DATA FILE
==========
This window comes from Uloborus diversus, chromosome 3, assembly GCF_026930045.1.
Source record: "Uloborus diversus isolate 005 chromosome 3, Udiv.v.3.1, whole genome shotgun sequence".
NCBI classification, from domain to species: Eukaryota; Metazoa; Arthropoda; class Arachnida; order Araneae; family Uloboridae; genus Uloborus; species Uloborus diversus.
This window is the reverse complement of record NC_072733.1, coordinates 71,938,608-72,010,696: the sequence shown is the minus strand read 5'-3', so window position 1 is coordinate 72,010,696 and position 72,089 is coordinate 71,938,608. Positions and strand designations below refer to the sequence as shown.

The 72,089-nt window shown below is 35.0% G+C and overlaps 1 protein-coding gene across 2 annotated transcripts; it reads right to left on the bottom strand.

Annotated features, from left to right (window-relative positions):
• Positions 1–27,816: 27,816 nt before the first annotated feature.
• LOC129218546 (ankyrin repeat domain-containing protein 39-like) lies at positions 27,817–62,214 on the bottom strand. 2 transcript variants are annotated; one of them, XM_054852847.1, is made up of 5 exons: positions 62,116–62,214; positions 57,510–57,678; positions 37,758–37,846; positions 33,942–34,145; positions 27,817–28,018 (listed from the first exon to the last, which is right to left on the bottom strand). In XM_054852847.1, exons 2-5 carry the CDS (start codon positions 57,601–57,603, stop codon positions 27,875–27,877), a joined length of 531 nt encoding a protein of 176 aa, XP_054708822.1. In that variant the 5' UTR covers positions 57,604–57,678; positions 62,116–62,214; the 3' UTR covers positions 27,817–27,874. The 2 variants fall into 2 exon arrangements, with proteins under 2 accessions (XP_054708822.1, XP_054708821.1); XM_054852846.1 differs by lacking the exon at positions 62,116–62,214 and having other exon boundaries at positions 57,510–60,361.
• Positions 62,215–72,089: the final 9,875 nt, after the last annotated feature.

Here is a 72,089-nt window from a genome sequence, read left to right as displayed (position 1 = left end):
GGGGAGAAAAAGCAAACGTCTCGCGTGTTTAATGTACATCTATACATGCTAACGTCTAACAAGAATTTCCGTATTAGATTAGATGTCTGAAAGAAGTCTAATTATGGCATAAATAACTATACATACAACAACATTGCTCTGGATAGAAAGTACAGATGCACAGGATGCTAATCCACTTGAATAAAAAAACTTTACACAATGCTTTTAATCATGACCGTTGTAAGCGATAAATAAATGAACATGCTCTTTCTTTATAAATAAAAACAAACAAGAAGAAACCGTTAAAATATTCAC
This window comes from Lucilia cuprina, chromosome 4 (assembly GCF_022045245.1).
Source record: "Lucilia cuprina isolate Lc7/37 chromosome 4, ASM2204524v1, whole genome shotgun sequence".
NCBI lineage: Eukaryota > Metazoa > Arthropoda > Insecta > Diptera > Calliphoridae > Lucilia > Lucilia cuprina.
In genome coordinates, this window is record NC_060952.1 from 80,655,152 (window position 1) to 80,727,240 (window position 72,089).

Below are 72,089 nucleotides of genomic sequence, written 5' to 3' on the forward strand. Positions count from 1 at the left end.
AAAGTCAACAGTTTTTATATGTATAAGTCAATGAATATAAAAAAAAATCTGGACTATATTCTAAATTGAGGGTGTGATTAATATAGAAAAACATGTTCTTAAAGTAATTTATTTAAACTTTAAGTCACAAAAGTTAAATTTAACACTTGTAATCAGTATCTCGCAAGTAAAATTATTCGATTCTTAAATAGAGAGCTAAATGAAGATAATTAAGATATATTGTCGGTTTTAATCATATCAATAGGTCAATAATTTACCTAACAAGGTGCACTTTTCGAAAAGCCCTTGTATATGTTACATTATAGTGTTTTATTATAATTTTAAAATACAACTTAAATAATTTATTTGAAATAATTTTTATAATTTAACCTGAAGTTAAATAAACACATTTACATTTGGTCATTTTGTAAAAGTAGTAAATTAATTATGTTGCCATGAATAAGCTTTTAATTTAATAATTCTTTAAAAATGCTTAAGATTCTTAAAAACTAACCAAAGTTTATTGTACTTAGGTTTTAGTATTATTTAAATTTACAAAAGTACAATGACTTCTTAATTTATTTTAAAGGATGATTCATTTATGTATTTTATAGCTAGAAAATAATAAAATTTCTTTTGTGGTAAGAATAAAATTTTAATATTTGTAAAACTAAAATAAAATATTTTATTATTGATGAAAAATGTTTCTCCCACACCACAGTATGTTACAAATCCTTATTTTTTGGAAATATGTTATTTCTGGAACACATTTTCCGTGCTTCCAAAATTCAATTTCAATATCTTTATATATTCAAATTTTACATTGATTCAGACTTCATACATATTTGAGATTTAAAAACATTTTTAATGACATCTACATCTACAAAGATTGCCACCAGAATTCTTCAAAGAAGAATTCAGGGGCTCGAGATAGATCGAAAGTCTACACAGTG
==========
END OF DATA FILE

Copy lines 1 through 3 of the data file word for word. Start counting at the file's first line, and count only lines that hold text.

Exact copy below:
This window comes from Uloborus diversus, chromosome 3, assembly GCF_026930045.1.
Source record: "Uloborus diversus isolate 005 chromosome 3, Udiv.v.3.1, whole genome shotgun sequence".
NCBI classification, from domain to species: Eukaryota; Metazoa; Arthropoda; class Arachnida; order Araneae; family Uloboridae; genus Uloborus; species Uloborus diversus.